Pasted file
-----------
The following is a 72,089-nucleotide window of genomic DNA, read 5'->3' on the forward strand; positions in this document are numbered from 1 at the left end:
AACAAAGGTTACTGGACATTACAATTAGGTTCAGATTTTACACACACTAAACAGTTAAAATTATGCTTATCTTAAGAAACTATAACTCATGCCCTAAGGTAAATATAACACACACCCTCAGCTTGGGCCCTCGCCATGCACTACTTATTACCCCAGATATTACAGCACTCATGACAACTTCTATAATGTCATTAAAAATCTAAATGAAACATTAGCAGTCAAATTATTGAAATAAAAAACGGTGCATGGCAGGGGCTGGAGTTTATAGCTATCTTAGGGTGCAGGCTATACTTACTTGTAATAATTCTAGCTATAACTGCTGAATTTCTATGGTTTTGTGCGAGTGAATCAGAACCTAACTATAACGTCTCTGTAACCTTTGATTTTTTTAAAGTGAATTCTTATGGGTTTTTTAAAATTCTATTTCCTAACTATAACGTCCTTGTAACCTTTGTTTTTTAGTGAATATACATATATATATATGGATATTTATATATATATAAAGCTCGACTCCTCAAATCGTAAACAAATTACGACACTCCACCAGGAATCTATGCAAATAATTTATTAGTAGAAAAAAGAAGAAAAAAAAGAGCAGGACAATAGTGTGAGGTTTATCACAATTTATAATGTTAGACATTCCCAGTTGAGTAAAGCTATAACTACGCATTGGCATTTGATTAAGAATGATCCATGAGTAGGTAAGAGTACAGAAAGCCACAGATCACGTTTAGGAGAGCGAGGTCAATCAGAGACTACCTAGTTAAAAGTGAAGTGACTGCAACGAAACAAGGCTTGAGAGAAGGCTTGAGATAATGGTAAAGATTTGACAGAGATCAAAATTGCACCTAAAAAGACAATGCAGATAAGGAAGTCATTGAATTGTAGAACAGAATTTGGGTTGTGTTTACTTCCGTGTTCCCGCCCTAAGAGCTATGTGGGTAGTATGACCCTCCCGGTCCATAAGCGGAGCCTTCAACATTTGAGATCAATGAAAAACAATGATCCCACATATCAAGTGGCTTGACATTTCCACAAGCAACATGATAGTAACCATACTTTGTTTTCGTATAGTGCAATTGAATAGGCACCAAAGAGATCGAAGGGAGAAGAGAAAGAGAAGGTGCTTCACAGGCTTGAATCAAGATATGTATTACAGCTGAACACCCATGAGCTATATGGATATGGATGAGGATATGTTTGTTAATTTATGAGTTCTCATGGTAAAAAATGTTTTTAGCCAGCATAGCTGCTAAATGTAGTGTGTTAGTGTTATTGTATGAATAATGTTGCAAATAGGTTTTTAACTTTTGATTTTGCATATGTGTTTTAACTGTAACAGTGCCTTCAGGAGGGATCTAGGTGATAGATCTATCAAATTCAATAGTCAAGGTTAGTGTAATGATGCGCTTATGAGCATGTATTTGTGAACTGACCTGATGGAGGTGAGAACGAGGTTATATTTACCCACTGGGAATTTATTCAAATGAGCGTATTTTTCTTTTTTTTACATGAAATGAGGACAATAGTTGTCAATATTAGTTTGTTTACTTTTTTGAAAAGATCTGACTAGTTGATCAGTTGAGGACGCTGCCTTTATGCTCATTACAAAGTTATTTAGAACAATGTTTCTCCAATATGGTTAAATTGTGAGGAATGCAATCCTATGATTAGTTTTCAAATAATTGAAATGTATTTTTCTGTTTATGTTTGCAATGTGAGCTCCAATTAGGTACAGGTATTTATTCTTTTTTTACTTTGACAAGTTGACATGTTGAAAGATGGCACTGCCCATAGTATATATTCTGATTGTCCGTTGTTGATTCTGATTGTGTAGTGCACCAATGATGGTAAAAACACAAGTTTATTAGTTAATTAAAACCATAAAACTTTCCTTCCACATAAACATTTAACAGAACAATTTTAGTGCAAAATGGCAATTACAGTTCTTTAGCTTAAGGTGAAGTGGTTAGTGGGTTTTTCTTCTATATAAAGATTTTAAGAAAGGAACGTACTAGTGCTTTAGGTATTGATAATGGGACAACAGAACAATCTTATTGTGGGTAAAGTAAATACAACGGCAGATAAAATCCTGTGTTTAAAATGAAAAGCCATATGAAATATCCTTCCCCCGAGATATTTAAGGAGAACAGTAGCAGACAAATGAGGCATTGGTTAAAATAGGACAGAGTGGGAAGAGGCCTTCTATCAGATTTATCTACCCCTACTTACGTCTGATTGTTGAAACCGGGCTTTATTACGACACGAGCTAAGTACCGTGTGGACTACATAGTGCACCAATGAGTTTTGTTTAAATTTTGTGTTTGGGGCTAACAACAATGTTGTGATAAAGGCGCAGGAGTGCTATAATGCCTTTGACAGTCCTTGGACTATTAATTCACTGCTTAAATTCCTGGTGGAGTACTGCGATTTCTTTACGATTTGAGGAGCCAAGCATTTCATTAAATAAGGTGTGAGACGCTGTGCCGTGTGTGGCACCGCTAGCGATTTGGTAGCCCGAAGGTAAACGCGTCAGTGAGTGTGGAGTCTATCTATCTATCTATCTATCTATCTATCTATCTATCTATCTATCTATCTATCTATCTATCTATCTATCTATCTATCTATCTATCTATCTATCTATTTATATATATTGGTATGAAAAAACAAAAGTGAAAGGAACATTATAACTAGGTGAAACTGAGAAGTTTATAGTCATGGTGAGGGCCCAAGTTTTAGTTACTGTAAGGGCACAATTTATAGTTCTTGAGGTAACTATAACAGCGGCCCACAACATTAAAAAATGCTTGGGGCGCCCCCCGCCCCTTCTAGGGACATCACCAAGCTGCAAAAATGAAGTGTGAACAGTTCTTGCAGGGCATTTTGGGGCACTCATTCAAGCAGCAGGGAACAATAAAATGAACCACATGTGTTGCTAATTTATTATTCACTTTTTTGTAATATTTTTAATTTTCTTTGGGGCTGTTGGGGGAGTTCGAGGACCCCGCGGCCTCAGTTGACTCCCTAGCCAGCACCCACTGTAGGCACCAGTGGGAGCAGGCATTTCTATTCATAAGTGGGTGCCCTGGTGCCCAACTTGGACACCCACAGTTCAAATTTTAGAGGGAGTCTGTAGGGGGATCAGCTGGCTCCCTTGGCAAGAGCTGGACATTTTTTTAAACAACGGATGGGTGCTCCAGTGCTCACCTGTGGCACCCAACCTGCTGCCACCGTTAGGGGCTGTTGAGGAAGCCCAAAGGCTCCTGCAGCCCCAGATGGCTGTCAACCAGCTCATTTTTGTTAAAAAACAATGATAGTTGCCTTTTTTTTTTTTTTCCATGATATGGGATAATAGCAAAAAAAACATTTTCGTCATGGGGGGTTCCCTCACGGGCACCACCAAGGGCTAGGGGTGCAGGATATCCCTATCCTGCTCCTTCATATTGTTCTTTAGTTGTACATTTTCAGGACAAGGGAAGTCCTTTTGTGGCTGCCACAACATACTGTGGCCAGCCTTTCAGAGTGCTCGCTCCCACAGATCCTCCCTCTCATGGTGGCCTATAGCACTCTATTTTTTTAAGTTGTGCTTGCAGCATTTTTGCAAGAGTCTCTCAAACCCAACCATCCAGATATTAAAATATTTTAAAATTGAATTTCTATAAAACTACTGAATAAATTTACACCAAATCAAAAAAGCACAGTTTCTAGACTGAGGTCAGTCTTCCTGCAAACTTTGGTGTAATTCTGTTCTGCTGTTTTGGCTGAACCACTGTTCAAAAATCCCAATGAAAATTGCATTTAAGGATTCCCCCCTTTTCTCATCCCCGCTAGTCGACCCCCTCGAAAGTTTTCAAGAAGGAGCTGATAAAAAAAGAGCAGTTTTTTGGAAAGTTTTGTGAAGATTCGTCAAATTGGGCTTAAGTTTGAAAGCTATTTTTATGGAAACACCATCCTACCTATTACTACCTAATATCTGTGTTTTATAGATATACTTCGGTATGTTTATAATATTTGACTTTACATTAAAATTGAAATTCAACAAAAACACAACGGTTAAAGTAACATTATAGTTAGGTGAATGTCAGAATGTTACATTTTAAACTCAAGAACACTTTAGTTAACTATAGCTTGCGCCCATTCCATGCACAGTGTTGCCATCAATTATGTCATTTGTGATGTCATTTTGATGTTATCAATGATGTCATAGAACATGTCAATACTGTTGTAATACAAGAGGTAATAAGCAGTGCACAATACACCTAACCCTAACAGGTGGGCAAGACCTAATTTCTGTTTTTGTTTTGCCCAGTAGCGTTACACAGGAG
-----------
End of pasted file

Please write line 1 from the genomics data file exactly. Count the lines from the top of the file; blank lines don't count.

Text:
The following is a 72,089-nucleotide window of genomic DNA, read 5'->3' on the forward strand; positions in this document are numbered from 1 at the left end: